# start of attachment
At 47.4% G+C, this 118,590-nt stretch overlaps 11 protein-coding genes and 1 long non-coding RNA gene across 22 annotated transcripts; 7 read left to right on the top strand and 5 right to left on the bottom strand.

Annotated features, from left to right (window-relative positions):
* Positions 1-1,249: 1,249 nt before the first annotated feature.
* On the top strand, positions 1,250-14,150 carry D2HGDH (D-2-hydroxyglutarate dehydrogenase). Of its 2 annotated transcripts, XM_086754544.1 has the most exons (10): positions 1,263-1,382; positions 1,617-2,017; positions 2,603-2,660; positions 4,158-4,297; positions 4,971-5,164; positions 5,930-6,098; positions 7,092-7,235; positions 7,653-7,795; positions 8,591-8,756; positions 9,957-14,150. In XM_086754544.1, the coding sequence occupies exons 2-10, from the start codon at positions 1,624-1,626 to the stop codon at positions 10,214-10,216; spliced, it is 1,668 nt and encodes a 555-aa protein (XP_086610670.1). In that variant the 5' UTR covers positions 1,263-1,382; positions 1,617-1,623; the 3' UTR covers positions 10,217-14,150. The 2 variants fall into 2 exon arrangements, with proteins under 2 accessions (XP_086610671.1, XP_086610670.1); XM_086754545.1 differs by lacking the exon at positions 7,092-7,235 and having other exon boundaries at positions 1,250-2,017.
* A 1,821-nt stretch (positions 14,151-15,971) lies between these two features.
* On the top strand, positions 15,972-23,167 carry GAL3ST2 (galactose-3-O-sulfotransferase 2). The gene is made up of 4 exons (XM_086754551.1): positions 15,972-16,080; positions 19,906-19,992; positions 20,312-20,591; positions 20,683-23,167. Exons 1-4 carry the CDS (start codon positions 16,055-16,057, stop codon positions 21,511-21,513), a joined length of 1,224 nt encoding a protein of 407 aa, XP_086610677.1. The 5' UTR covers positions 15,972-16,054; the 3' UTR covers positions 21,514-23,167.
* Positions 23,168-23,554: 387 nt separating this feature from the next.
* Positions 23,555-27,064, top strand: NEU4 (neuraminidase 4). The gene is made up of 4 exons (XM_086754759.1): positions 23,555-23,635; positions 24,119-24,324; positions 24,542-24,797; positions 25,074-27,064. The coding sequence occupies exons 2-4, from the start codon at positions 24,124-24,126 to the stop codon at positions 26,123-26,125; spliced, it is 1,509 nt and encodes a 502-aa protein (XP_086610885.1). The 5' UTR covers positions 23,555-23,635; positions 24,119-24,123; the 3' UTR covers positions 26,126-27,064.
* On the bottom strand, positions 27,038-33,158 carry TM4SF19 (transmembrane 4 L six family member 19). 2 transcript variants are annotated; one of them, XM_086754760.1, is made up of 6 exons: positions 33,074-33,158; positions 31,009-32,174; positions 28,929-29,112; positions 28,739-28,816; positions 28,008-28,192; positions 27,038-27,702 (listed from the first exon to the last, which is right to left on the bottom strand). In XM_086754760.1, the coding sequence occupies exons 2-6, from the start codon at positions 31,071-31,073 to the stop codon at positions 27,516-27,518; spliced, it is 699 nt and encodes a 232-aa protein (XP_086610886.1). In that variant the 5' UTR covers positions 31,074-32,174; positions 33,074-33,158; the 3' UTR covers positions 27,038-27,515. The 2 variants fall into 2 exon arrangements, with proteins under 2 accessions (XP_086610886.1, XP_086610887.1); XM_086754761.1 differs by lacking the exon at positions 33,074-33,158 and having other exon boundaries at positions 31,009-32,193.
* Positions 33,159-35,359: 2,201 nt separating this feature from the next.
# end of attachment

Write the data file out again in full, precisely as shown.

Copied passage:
At 47.4% G+C, this 118,590-nt stretch overlaps 11 protein-coding genes and 1 long non-coding RNA gene across 22 annotated transcripts; 7 read left to right on the top strand and 5 right to left on the bottom strand.

Annotated features, from left to right (window-relative positions):
* Positions 1-1,249: 1,249 nt before the first annotated feature.
* On the top strand, positions 1,250-14,150 carry D2HGDH (D-2-hydroxyglutarate dehydrogenase). Of its 2 annotated transcripts, XM_086754544.1 has the most exons (10): positions 1,263-1,382; positions 1,617-2,017; positions 2,603-2,660; positions 4,158-4,297; positions 4,971-5,164; positions 5,930-6,098; positions 7,092-7,235; positions 7,653-7,795; positions 8,591-8,756; positions 9,957-14,150. In XM_086754544.1, the coding sequence occupies exons 2-10, from the start codon at positions 1,624-1,626 to the stop codon at positions 10,214-10,216; spliced, it is 1,668 nt and encodes a 555-aa protein (XP_086610670.1). In that variant the 5' UTR covers positions 1,263-1,382; positions 1,617-1,623; the 3' UTR covers positions 10,217-14,150. The 2 variants fall into 2 exon arrangements, with proteins under 2 accessions (XP_086610671.1, XP_086610670.1); XM_086754545.1 differs by lacking the exon at positions 7,092-7,235 and having other exon boundaries at positions 1,250-2,017.
* A 1,821-nt stretch (positions 14,151-15,971) lies between these two features.
* On the top strand, positions 15,972-23,167 carry GAL3ST2 (galactose-3-O-sulfotransferase 2). The gene is made up of 4 exons (XM_086754551.1): positions 15,972-16,080; positions 19,906-19,992; positions 20,312-20,591; positions 20,683-23,167. Exons 1-4 carry the CDS (start codon positions 16,055-16,057, stop codon positions 21,511-21,513), a joined length of 1,224 nt encoding a protein of 407 aa, XP_086610677.1. The 5' UTR covers positions 15,972-16,054; the 3' UTR covers positions 21,514-23,167.
* Positions 23,168-23,554: 387 nt separating this feature from the next.
* Positions 23,555-27,064, top strand: NEU4 (neuraminidase 4). The gene is made up of 4 exons (XM_086754759.1): positions 23,555-23,635; positions 24,119-24,324; positions 24,542-24,797; positions 25,074-27,064. The coding sequence occupies exons 2-4, from the start codon at positions 24,124-24,126 to the stop codon at positions 26,123-26,125; spliced, it is 1,509 nt and encodes a 502-aa protein (XP_086610885.1). The 5' UTR covers positions 23,555-23,635; positions 24,119-24,123; the 3' UTR covers positions 26,126-27,064.
* On the bottom strand, positions 27,038-33,158 carry TM4SF19 (transmembrane 4 L six family member 19). 2 transcript variants are annotated; one of them, XM_086754760.1, is made up of 6 exons: positions 33,074-33,158; positions 31,009-32,174; positions 28,929-29,112; positions 28,739-28,816; positions 28,008-28,192; positions 27,038-27,702 (listed from the first exon to the last, which is right to left on the bottom strand). In XM_086754760.1, the coding sequence occupies exons 2-6, from the start codon at positions 31,071-31,073 to the stop codon at positions 27,516-27,518; spliced, it is 699 nt and encodes a 232-aa protein (XP_086610886.1). In that variant the 5' UTR covers positions 31,074-32,174; positions 33,074-33,158; the 3' UTR covers positions 27,038-27,515. The 2 variants fall into 2 exon arrangements, with proteins under 2 accessions (XP_086610886.1, XP_086610887.1); XM_086754761.1 differs by lacking the exon at positions 33,074-33,158 and having other exon boundaries at positions 31,009-32,193.
* Positions 33,159-35,359: 2,201 nt separating this feature from the next.